… with Free411.
They’ve got an online search, or you can call their toll-free number: 1-800-FREE411 (1-800-373-3411).
Be sure to check your businesses listing and report wrong information it here.
… by posting free recipes like Smoothie Recipes does.
I could see how a grocery store or food outlet, like a nutrition store or “organic” shop, could also post cooking and health food tips based on their products …
… but the principle is simple: Find ways to promote your products or services in innovative, creative ways.
Use a blog to do it … set a regular and realistic post schedule … and have your employees brainstorm (or even remember) useful tips that your customers would love to have …
Do you have a little organic shop? Give me 10 ways to discern real and “fake” organic products.
FROM SMOOTHIES TO DUCT TAPE …
All this talk about smoothies makes me think about good ole Duct Tape here.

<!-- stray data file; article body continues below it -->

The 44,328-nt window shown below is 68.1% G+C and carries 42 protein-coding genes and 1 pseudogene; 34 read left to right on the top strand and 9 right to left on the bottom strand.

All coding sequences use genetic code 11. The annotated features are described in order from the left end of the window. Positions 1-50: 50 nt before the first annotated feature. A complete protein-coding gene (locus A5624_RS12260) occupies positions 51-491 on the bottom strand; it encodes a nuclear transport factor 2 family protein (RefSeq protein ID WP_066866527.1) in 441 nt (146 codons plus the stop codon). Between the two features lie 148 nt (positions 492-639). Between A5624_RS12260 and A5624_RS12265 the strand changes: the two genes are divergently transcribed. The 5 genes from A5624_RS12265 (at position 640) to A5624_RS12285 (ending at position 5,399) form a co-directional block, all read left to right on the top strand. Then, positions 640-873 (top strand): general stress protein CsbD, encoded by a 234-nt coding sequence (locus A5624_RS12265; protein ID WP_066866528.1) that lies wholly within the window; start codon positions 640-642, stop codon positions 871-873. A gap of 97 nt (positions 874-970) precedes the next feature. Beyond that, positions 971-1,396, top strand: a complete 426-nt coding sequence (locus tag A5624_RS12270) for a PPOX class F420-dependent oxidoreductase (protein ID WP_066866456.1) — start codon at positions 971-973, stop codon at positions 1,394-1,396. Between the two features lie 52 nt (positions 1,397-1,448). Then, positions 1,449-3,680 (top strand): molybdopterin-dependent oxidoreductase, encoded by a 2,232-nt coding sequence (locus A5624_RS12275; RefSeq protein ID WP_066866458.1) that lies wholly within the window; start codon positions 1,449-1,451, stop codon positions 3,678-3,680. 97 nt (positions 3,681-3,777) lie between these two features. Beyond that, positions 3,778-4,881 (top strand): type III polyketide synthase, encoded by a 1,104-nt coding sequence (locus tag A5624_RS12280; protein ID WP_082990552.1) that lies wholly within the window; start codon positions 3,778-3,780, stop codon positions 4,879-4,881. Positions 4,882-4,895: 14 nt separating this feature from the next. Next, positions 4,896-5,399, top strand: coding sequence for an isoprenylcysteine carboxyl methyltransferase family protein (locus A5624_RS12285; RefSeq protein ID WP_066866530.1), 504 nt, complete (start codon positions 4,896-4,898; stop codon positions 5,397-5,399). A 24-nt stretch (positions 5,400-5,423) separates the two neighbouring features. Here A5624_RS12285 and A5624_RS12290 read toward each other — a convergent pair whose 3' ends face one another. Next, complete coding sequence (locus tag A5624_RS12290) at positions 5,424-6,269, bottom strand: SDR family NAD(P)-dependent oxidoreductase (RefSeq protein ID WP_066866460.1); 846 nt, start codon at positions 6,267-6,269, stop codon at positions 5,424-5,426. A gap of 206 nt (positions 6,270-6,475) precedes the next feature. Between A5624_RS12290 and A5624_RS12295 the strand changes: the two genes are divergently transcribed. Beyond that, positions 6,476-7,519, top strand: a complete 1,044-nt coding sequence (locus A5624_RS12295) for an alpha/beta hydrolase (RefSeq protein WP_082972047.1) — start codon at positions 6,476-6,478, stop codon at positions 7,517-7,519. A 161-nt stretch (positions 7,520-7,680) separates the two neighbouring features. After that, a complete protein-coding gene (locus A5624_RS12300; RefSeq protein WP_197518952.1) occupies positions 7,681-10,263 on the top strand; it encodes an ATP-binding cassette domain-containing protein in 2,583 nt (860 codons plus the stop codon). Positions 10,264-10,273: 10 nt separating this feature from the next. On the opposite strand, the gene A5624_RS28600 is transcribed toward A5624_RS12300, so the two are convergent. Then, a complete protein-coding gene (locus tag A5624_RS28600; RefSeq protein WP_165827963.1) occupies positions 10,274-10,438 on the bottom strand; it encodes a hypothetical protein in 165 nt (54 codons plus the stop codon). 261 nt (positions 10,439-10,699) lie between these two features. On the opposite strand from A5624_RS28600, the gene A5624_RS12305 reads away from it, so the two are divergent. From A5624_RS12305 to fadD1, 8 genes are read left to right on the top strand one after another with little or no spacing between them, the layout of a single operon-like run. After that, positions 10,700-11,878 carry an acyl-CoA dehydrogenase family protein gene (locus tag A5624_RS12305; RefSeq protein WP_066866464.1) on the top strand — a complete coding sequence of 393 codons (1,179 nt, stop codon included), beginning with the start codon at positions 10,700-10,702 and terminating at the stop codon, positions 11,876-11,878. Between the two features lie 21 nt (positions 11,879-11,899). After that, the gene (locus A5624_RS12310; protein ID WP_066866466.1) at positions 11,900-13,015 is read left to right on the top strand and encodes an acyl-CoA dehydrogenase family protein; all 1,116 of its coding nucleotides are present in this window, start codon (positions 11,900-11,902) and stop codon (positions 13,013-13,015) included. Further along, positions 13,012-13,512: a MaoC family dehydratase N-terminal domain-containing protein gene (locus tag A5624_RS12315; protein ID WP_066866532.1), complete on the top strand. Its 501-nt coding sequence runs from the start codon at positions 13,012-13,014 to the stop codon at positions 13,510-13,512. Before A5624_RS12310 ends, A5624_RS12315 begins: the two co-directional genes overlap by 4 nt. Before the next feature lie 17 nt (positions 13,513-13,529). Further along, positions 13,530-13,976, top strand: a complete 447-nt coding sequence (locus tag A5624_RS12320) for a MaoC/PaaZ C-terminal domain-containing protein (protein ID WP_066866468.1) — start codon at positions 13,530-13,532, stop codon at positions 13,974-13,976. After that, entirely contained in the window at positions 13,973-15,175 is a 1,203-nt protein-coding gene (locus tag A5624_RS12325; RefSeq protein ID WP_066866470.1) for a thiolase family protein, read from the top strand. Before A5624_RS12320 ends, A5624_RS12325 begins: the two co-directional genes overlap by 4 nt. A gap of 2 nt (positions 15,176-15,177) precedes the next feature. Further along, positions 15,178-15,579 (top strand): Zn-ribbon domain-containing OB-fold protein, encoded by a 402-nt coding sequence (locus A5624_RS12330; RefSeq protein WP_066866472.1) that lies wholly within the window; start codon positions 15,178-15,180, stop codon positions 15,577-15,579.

I couldn’t find it immediately but I remember a while back there was a big stir about 101 ways to use duct tape or something like that.
It was the work of a marketing genuis.
Take a product — a rather boring one, in fact — see how many different ways you could use it.
OK, remember … we’re talking about duct tape, not smoothies!
Some keys to doing this successfully for food products is to:
Darren at Problogger has posted a case study on his blog site Digital Photography School — which I might add is an incredible resource as well as a great blogging example. In this post, he really details his strategy for the blog, which is only 9 months old!
You’ll want to print this post off and read it … then reread it … and of course, imitate it as I think the concepts he’s implementing are reproducible across industries and topics. It’s that good.
By the way, almost everything I’ve learned about blogging has come from Darren. In fact, if you’re even considering blogging for business, you need to be a daily or weekly reader of his ProBlogger blog.
Yes, iPods are being sold in vending machines! (I got my video iPod from Wal-Mart.)
According to the article (drawn from this Atlanta Journal Constitution article), customers are willing to plunk down $300 in a vending machine!
Marketing Lesson: Where else could your products or services be marketed? What other options have you explored for them?